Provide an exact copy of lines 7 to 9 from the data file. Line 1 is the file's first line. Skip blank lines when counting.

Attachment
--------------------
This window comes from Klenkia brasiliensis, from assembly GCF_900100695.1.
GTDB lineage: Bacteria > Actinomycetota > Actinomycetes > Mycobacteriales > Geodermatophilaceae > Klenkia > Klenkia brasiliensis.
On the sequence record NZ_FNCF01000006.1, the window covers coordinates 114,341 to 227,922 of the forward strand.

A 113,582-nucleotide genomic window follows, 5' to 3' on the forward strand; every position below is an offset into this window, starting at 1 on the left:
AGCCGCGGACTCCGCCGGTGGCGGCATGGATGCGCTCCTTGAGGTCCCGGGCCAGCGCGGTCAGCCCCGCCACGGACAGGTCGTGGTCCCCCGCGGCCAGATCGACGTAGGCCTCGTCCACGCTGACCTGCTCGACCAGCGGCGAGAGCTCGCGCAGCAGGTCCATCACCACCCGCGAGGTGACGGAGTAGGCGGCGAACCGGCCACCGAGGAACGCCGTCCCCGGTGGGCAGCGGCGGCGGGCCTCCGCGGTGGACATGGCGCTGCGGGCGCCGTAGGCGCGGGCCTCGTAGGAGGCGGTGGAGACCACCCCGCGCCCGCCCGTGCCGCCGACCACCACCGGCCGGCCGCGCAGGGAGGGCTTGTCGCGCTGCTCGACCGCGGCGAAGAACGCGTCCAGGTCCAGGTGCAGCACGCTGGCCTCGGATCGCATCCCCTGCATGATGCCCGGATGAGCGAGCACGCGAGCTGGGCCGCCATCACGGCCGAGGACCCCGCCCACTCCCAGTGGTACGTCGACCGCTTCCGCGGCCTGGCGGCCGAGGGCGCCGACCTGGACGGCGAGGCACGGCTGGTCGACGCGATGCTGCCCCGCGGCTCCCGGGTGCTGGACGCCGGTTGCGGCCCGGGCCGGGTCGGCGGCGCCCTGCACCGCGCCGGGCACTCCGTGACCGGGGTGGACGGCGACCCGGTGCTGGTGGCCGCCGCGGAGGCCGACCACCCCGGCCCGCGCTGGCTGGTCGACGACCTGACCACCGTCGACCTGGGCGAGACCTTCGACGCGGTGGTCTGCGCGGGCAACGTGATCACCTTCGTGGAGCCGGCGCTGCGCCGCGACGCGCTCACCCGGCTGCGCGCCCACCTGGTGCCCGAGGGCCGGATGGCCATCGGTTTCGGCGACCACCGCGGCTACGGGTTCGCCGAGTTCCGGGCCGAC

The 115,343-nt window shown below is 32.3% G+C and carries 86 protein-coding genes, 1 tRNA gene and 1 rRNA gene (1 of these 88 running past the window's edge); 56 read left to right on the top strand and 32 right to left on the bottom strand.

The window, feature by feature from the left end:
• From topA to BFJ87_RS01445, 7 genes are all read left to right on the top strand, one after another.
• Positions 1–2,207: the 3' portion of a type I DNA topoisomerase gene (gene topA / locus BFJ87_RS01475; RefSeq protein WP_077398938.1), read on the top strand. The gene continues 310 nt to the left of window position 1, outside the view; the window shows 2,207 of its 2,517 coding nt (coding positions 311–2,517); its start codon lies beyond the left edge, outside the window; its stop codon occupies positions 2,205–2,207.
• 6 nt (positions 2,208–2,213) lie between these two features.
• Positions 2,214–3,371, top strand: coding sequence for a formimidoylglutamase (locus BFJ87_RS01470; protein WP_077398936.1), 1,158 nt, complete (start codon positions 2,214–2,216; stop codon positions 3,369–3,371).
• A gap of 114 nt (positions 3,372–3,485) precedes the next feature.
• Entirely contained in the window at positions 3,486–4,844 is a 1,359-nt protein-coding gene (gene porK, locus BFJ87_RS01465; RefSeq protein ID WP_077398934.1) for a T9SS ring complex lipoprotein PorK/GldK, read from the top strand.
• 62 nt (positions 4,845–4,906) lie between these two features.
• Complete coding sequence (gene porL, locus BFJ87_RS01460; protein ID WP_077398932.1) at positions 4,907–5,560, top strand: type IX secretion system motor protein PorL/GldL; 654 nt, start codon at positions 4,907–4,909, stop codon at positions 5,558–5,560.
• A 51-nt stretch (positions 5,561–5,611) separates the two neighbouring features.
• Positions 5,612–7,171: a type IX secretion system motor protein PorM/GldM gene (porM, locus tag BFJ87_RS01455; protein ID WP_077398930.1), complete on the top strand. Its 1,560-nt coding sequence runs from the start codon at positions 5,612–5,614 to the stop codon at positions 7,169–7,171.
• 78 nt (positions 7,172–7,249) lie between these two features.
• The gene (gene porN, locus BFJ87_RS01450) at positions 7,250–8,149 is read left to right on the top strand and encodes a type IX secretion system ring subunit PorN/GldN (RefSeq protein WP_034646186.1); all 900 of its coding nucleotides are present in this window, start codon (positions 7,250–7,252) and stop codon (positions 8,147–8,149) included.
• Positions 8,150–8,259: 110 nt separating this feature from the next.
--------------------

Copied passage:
The window, feature by feature from the left end:
• From topA to BFJ87_RS01445, 7 genes are all read left to right on the top strand, one after another.
• Positions 1–2,207: the 3' portion of a type I DNA topoisomerase gene (gene topA / locus BFJ87_RS01475; RefSeq protein WP_077398938.1), read on the top strand. The gene continues 310 nt to the left of window position 1, outside the view; the window shows 2,207 of its 2,517 coding nt (coding positions 311–2,517); its start codon lies beyond the left edge, outside the window; its stop codon occupies positions 2,205–2,207.